Voting System

The Voting System

Having explained the background now is a good time to talk about the European Union’s democratic system.  The voting system used for electing our MEPs is a form of proportional representation.  However, it was felt that it was not working too well and in 1999 via the Amsterdam Treaty, it was changed to a system devised in the 1870s by Victor D’Hondt, a Belgian Lawyer.  It is a “Closed” (Party List) voting system where Candidates are chosen by their Party members, much in the same way as the British “The First Past The Post” System (FPTP).  The difference being that with FPTP, the Party choose just one candidate and then the electorate choose which candidate from a range of candidates representing a variety of Parties.  With the D’Hont system, each political Party puts up the same number of candidates, as there are MEPs in a particular region.  So in the case of the South East region, each Party will put up 10 candidates.  Unlike local and national government elections, where candidates must impress their Party membership consisting around a few hundred members, at regional level, there will likely be thousands of members, spread out over a number of counties.  The logistics are enormous and would defeat many right from the start.
Once each Party has selected its candidates and numbered them in order of priority.  The public gets to vote for the Party rather than the individual candidate, although each candidate’s name appears on the ballot paper.  In the South East region where there are 10 European Parliamentary Seats, there will be 10 candidates multiplied by the number of Parties contesting the Seats, leading to a very long ballot paper.  Under this system, the candidates are less significant to the electorate than the Party.  Something not well accepted by UK Voters who prefer to know who they are voting for.  Probably for this reason, many residents in the South East Region cannot name their Members of European Parliament.  Because of this election process, each of the 10 MEPs collectively represent the South East Region, irrespective of Party they belong to, but are unlikely to work together as in a coalition.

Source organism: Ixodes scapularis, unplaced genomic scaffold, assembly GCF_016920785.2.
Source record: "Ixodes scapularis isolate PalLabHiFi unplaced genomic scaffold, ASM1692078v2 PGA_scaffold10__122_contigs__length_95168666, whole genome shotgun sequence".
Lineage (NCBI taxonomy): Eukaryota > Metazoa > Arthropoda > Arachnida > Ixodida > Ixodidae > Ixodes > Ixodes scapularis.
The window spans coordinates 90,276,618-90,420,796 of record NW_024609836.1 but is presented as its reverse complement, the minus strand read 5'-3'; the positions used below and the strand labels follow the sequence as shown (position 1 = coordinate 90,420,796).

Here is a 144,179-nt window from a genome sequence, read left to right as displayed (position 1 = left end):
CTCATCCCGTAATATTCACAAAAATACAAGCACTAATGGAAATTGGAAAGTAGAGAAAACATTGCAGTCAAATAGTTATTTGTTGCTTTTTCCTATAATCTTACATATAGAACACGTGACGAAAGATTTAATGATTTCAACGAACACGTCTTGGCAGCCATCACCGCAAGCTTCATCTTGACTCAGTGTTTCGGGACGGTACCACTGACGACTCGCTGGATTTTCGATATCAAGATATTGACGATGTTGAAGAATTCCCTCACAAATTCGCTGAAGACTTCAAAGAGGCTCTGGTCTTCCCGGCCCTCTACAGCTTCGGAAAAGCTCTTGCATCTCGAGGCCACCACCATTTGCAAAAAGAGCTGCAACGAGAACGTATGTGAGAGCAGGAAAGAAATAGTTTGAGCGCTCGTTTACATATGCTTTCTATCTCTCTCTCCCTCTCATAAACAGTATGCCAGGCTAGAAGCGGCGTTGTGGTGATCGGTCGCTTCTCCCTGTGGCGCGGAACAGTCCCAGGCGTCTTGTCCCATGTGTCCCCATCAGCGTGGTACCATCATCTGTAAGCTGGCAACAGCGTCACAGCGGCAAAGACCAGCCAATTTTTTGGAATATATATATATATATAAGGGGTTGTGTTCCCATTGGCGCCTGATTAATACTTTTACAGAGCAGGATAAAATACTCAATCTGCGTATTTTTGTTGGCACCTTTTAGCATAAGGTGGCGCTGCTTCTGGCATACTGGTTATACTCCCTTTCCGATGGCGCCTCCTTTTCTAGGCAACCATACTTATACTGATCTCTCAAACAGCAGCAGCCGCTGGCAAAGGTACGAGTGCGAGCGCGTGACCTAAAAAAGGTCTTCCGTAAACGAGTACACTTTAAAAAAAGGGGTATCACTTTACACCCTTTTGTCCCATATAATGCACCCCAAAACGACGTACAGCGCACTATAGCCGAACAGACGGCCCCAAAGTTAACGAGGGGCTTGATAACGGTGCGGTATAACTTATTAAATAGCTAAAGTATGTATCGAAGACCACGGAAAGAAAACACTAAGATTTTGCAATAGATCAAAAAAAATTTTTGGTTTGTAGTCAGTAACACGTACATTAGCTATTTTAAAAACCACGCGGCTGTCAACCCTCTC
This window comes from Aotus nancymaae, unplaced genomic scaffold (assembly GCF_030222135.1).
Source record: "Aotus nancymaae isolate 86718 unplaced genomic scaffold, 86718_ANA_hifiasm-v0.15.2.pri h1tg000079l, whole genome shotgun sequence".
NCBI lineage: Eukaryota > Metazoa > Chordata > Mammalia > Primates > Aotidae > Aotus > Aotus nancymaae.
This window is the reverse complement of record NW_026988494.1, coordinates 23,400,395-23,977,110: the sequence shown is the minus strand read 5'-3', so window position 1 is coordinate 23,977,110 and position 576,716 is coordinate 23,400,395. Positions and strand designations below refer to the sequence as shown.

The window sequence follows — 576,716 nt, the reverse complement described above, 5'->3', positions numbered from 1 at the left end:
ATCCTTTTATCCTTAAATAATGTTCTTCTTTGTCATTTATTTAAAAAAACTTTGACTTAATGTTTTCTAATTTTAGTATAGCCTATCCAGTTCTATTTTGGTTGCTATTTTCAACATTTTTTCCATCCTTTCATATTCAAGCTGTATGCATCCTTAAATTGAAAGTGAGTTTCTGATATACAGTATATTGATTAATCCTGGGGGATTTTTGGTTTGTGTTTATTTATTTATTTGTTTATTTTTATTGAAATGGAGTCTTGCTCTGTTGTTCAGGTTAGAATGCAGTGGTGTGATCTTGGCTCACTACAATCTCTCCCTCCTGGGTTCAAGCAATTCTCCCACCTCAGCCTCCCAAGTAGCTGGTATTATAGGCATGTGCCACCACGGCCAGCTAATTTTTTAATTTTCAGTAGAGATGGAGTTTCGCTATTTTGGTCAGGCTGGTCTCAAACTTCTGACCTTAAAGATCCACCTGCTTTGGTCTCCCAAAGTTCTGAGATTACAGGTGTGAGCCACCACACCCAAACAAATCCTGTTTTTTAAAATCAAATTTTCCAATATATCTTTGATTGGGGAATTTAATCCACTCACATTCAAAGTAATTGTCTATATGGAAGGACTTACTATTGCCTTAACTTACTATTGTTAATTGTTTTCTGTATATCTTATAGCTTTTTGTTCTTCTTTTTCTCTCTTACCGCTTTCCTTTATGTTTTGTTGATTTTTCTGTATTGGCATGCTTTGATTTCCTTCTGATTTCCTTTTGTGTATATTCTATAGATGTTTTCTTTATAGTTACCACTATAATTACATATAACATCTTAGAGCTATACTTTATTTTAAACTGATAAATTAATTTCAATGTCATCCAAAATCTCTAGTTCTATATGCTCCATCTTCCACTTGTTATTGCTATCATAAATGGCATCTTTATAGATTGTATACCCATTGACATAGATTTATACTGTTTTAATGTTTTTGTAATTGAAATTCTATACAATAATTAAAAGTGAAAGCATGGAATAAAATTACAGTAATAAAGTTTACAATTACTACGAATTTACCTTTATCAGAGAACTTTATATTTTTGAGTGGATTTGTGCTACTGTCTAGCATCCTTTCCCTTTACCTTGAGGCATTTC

European Union Closed List Voting System

To the British electorate who have got used to their electoral system, it can seem a bit strange when confronted with an EU ballot paper, which places the emphasis on a political party rather than the candidate.

Below is a typical example of an EU ballot paper;-

Ballot Paper
An example of current “Closed List” EU Ballot Paper

The D’Hondt System Explained

Seats are allocated in successive rounds, with one seat allocated in each round.  In each round, total votes for each party are divided by the number of seats the party has already won, plus one.  The party with the highest remaining total wins the seat.

A UK Example of the D’Hondt System
A UK Example of the D’Hondt System
  • Round 1: The SNP won the most votes in Scotland, and takes the first seat
  • Round 2: The SNP vote is divided by two, reflecting their seat won in Round 1. Labour has the highest remaining total and takes the second seat
  • Round 3: The SNP vote remains (160,504) and Labour votes are now divided by two (114,927). The Conservative total is now the highest (185,794)
  • Round 4: The SNP vote still exceeds the Liberal Democrat vote (127,038), so the SNP takes a second seat
  • Round 5: The SNP vote is now divided by three, reflecting their two seats won (107,002). The Liberal Democrats take the fifth seat
  • Round 6: Labour takes the final seat
Actual 2009 South East Region Results
Actual 2009 South East Region Results